Vince Melocchi's new play features nine men and a woman decaying slowly in a private watering hole during a major economic slump — this major economic slump. Set during the 2007-2008 football season, Melocchi's story centers on John Waite (Matt McKenzie), an unemployed metalworker whose desire to see the Detroit Lions win the Super Bowl supplants all other priorities in his life. As his immutable pride keeps him from opportunity, he grows sour and angry, providing a textured and nuanced transformation that McKenzie performs poetically, even at explosive heights of cursing and fighting. The rest of the denizens seem to spiral around him, perhaps sinking into his black hole of self-worth. Director Guillermo Cienfuegos allows us to spend time with each of the hopeless, revealing the play's pith and brutality with a sensitive hand. But this tends to expose the play's relatively minor weaknesses: the conveniently contrived exits and entrances, the shapelessness of some of the relationships — especially considering the large cast and clumsy dialogue that sometimes spills awkwardly into scenes. The strong ensemble, though, piles through these uneven aspects to deliver an all-around touching portrait of Middle America, a reminder that “real Americans” need not be so reductively characterized as simply Joe the Plumber. Pacific Resident Theater, 705 1/2 Venice Blvd., Venice; Fri.-Sat., 8 p.m.; Sun., 3 p.m.; through March 29. (310) 822-8392.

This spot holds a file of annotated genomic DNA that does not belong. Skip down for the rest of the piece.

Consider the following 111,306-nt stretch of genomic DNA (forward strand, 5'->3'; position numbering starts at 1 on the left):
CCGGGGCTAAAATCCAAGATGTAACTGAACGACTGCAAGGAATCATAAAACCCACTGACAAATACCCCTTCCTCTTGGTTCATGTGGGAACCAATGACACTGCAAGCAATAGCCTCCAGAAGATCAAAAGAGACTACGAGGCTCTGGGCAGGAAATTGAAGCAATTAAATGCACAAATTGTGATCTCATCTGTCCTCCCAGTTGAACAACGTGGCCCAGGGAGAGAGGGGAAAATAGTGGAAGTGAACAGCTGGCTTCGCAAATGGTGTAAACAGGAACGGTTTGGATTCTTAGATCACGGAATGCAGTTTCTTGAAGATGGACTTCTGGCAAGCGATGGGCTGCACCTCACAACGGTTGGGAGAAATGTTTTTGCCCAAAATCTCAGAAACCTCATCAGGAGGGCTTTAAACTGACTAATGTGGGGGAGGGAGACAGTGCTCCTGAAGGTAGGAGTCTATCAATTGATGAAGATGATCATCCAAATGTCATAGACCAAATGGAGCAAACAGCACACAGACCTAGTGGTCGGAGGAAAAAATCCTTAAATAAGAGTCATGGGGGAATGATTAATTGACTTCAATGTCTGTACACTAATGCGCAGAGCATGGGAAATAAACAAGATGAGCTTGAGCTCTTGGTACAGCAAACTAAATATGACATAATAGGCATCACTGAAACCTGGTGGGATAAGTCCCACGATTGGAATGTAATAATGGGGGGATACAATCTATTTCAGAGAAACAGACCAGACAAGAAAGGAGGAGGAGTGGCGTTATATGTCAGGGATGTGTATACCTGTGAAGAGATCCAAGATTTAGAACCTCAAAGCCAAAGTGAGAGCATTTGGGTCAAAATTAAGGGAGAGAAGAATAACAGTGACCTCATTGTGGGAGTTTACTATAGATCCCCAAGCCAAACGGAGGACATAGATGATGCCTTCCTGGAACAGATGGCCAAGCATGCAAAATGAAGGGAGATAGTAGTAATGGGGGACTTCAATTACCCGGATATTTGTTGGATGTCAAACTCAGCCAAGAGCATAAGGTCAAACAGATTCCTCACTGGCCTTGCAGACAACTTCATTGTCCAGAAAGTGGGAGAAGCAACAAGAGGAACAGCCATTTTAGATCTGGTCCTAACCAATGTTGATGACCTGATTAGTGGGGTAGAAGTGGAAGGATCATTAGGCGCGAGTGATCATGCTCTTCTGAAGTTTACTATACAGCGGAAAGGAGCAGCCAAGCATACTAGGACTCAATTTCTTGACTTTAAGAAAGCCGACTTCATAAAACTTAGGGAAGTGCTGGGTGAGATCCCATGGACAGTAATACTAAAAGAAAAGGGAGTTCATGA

Sun., Dec. 7; Fridays, Saturdays, 8 p.m.; Sundays, 3 p.m.; Saturdays, 3 p.m. Starts: Dec. 7. Continues through May 2, 2008
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